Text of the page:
Jinseong of Silla

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Jinseong of Silla
Hangul 진성여왕
Hanja 眞聖女王
Revised Romanization Jinseong yeowang
McCune–Reischauer Chinsŏng yŏwang
Birth name
Hangul 김만, also 김원
Hanja 金曼, also 金垣
Revised Romanization Gim Man, also Gim Won
McCune–Reischauer Kim Man, also Kim Wŏn
Monarchs of Korea
Silla
(Post-unification)
  1. Munmu 661–681
  2. Sinmun 681–691
  3. Hyoso 692–702
  4. Seongdeok 702–737
  5. Hyoseong 737–742
  6. Gyeongdeok 742–765
  7. Hyegong 765–780
  8. Seondeok 780–785
  9. Wonseong 785–798
  10. Soseong 798–800
  11. Aejang 800–809
  12. Heondeok 809–826
  13. Heungdeok 826–836
  14. Huigang 836–838
  15. Minae 838–839
  16. Sinmu 839
  17. Munseong 839–857
  18. Heonan 857–861
  19. Gyeongmun 861–875
  20. Heongang 875–886
  21. Jeonggang 886–887
  22. Jinseong 887–897
  23. Hyogong 897–912
  24. Sindeok 913–917
  25. Gyeongmyeong 917–924
  26. Gyeongae 924–927
  27. Gyeongsun 927–935

Queen Jinseong of Silla (c.865-897) (r. 887–897) was the fifty-first ruler of the Korean kingdom, Silla. She was also Silla's third and final reigning queen (the other two being Queen Seondeok of Silla and Jindeok of Silla). Her reign saw the end of Unified Silla and the beginning of the Later Three Kingdoms period.

Jinseong was the daughter of King Gyeongmun. The younger sister of Heongang and Jeonggang, she rose to the throne when both of her brothers died without issue. Though Seondeok and Jindeok's successful reigns were invoked to help Jinseong secure the throne, Silla's third queen regnant ultimately did not live up to the expectations of her predecessors.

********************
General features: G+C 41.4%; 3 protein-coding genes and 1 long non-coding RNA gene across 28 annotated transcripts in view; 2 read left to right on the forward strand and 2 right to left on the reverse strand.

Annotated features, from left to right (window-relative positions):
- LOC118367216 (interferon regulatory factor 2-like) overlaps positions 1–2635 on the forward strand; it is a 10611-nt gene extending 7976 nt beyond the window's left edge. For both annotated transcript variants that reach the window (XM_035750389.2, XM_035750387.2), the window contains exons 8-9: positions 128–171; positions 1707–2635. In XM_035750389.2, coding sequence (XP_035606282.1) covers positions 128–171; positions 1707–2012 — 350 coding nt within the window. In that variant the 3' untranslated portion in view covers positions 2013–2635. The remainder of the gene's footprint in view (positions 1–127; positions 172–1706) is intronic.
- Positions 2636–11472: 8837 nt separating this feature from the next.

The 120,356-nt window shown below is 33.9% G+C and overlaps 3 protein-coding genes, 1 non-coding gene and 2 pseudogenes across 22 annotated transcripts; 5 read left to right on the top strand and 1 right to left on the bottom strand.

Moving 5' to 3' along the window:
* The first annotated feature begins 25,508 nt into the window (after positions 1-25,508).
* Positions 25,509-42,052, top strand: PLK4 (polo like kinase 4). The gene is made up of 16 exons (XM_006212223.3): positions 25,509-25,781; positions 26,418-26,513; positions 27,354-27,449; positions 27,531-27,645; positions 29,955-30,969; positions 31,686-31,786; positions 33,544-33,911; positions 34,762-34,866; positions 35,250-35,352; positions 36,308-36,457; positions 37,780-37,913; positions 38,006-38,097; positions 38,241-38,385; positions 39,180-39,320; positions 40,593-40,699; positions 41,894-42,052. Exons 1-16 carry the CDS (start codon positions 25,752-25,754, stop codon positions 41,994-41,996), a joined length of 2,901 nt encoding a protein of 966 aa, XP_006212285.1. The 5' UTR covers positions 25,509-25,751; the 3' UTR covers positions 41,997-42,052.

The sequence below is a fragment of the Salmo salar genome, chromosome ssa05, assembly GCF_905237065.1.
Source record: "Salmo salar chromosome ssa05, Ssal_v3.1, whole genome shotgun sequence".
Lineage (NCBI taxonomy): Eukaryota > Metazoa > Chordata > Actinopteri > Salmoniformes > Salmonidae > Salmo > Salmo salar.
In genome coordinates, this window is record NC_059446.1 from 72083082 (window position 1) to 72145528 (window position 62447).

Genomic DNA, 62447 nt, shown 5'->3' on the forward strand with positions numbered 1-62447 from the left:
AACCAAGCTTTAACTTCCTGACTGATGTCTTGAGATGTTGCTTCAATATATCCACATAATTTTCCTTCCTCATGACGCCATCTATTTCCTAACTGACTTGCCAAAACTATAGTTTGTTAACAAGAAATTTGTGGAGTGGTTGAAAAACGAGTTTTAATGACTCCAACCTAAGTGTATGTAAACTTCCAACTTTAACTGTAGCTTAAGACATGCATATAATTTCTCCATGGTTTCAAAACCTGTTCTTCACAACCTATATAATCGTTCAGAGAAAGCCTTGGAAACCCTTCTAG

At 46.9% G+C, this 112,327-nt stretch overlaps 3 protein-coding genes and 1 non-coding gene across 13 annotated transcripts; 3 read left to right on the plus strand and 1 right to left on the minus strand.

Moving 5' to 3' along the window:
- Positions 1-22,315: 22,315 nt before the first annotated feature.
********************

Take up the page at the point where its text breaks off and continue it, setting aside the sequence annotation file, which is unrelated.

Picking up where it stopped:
Jinseong is noted in the Samguk Sagi for her immoral and licentious conduct, ranging from taking bribes to bringing cute boys into the palace and committing lewd acts with them. She also carried on an affair with the high commander (Gakgan) Wihong. The Samguk Sagi was written by Confucianists, who held a negative view of female rule, so the precise details therein should perhaps not be taken at face value.

During her reign, public order collapsed. Taxes could no longer be collected and the military conscription system failed. Taking advantage of this domestic disarray, Yang Gil in the northwest and Gyeon Hwon in the southwest rebelled and founded their own kingdoms.

In 895, Jinseong appointed Heongang's illegitimate son Kim Yo as Crown Prince. In the sixth lunar month of 897, she abdicated the throne, dying within the year. She was buried to the north of Sajasa temple in Gyeongju.

She ordered the first compilation of hyangga works, Samdaemok, to be created.

See also[edit]